With the IHF World Men’s Handball Championship just around the corner, it’s the perfect time for kids to get inspired and try something new. Handball is a sport that flies largely under the radar, but is a fantastic, gender-neutral sport that can slot easily into PE lessons.
We’ve gathered a handful of handball activities ideal for PE classes.
Blend netball, basketball and football into one and you’ll get something that resembles handball. This sport has been around since Roman times in one form or another and has seen a resurgence in popularity in recent years.
Teams of 7 – 6 outfield players and 1 goalkeeper – compete against one another for two 30-minute halves (for a standard match). Players can pass the ball, dribble (with more or less the same rules as basketball) and shoot while in possession, while the other team works to defend and intercept.
Only the goalkeeper can use their feet, and no player is allowed to enter the goal area except the goalie. It’s a great game for kids to play, as handball can easily be adjusted to different skill levels and is perfect for mixed-gender groups.
Bringing handball into physical education lessons is easy to do, and only requires minimal equipment.
The following activities all work to build skills relevant to handball or are alternative ways to play the game for beginners.
Working on ball control and handling is the first step to playing handball. You wouldn’t play a tennis match without learning how to hold a racket!
Some exercises that work to improve ball control and handling:
A playground classic that is brilliant for building handball skills. Piggy in the middle encourages children to learn defence, think outside the box and improve their passing skills.
The most popular pass in handball is a one-handed, over-the-shoulder throw. This is commonly used in piggy in the middle, giving kids a chance to practise.
Make sure the games are short; no more than a few minutes. Whoever is in the middle is likely to get frustrated if they’re the piggy for too long!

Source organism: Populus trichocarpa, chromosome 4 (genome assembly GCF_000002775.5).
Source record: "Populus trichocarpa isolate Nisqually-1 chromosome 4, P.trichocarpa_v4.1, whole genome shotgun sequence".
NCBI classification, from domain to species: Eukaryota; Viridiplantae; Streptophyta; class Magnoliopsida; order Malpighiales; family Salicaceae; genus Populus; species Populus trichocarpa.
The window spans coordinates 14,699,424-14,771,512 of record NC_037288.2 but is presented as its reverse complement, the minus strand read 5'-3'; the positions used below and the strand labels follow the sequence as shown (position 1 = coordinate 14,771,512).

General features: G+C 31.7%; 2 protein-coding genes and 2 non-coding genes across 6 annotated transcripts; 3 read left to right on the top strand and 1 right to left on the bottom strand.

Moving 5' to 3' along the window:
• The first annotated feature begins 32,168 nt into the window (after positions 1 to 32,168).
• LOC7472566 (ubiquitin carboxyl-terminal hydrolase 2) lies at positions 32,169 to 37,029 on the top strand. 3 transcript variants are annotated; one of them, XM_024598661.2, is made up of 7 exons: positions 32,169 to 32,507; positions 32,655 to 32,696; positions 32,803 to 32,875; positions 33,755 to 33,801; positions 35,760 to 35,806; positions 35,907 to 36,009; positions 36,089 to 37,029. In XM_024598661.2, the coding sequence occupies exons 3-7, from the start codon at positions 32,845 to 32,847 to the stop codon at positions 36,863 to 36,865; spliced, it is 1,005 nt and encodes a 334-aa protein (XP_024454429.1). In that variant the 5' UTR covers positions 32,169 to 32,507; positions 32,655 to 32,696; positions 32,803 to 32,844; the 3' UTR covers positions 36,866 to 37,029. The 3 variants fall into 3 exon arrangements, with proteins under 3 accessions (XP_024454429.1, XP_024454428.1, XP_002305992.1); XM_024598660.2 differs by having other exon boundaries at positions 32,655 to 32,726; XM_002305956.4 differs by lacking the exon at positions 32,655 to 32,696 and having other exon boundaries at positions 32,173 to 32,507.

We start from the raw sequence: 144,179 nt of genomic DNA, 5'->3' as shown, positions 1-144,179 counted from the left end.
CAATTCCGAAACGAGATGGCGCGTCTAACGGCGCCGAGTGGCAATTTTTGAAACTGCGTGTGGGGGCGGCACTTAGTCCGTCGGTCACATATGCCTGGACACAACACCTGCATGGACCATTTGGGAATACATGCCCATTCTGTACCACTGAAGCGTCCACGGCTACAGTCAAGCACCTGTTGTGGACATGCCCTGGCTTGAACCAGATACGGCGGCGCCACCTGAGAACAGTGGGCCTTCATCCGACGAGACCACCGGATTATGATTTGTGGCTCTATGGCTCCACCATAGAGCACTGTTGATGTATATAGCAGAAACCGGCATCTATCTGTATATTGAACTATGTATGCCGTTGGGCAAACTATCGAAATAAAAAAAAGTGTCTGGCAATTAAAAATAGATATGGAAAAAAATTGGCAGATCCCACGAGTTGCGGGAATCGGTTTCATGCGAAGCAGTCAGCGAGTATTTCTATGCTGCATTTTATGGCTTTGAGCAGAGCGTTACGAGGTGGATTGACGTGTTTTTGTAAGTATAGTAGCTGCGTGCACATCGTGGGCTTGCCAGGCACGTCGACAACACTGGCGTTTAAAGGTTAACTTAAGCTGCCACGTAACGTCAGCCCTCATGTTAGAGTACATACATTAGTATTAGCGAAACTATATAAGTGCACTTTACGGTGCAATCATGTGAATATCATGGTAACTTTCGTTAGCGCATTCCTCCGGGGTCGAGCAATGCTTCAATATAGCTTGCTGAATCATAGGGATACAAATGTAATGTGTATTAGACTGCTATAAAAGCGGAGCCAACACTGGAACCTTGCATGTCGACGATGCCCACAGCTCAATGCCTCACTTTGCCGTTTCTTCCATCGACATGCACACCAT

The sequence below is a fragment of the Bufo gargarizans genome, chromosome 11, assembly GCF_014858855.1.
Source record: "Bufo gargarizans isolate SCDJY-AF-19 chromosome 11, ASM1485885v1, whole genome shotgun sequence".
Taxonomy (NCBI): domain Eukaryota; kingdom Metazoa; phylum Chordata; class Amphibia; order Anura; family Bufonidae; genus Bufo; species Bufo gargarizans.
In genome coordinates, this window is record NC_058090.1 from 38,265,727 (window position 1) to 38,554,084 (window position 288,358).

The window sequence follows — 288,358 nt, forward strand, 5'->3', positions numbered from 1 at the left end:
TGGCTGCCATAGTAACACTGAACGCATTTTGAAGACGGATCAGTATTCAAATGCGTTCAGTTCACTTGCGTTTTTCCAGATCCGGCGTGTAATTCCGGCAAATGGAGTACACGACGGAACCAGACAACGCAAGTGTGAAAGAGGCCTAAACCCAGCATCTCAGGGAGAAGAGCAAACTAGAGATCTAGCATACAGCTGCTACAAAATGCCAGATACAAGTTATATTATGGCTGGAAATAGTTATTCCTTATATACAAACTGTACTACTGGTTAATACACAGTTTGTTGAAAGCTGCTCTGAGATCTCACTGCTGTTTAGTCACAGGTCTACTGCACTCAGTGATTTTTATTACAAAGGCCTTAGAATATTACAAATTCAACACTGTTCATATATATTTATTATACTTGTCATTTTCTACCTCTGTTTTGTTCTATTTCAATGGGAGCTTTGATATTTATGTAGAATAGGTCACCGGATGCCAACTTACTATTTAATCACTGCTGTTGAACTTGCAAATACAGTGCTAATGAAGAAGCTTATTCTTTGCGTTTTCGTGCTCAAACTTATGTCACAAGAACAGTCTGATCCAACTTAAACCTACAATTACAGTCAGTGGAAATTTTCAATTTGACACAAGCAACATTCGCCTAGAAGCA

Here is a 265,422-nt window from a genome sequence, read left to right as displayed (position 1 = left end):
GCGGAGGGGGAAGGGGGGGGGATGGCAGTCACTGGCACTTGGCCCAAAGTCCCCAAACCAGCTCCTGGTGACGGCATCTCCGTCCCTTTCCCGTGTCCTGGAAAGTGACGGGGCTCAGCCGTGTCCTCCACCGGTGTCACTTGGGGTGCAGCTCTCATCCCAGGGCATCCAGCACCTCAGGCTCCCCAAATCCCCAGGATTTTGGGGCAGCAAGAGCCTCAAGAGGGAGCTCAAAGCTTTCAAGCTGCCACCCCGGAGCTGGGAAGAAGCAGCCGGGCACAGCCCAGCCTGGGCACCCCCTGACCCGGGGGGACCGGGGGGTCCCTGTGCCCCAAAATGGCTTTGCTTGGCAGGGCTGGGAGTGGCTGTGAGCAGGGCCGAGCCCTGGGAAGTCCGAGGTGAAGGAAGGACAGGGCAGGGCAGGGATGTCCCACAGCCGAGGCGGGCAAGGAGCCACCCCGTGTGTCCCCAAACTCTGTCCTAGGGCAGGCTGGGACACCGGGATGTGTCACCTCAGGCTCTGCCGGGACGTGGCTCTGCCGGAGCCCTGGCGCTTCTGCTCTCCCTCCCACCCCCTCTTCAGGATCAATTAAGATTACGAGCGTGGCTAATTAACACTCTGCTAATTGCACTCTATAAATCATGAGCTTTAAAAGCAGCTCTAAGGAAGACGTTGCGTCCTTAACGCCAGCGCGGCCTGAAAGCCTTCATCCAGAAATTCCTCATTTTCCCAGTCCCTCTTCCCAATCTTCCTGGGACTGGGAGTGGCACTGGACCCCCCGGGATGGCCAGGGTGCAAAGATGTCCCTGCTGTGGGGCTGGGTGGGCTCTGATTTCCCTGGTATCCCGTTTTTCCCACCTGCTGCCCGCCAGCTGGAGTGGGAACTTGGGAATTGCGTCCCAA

Similar to piggy in the middle, but a more advanced version. ‘Island hopping’ involves a group of children dribbling between cones (i.e. islands) while two children – the pirates – work to stop them.
It’s a great way to introduce dribbling into the exercise, an important skill in handball. 4 cones (the islands) are set up in corners, roughly 4 metres away from one another. Groups of 2-3 kids will stand on each island – they have to dribble the ball from one cone to another while two children in the centre area work to steal it back. This exercise develops both dribbling skills and the ability to find space.
Passing and catching while on the move is a tricky skill to master. Before they make the jump to an actual game of handball, it’s a good idea for kids to practise through relay passing.
Two groups of children line up on opposing sides and run parallel to one another (make sure there are at least a few metres between the two groups). One row will have a ball each, while the other is empty-handed: the challenge is to pass to the other team while both are running; the person that catches the ball can join the back of the throwing queue and vice versa.
If you really want to focus on passing variation, you can alternate passing types at the end of each run-through so they develop a wider passing range:
This may be a little tricky for beginners. For less confident or younger groups, a stationary relay drill with a single ball works just as well!
Dodgeball is of course a sport in and of itself, but it does require some of the same skills as handball. If you want the children to improve their throwing and catching skills, dodgeball is a fun game that doesn’t need a whole lot of prep.
The speed of throws in dodgeball – and the need to hit a target – transfer well to handball. Improving fitness is only a bonus!
Practise handball without the goal. Get the kids to work on their precision throwing while learning the game. The goals are replaced with a single cone on each side; to win a point, you simply need to knock over the opposite team’s cone.
All the normal rules of handball still apply, though this is usually played on a much smaller court.
Once the children have mastered the basics, they can play handball on training wheels. Making the game slightly easier as they learn the ropes will help children to progress quickly and keep them engaged.
Here are a few adjustments you can make to ensure it’s beginner-friendly:
While handball is a sport with rising popularity, we’re aware that it’s still fairly foreign to many PE teachers.
Enhance your physical education lessons with Premier Education’s PE enrichment offering. We can help teachers re-discover the excitement of delivering rewarding PE lessons, with our expert coaches on-hand to provide high-level training and support.
Outside of the school schedule, after-school clubs are a great way to get kids active. We can introduce new sports like handball to kids and help them discover a love of exercise and develop new skills.
Handball is just one of the fantastic collection of sports and activities that Premier Education offer. With bespoke lesson plans, exceptional training and excellent activity variation, your Premier Education-enriched PE lessons are sure to send your school to the top of the class.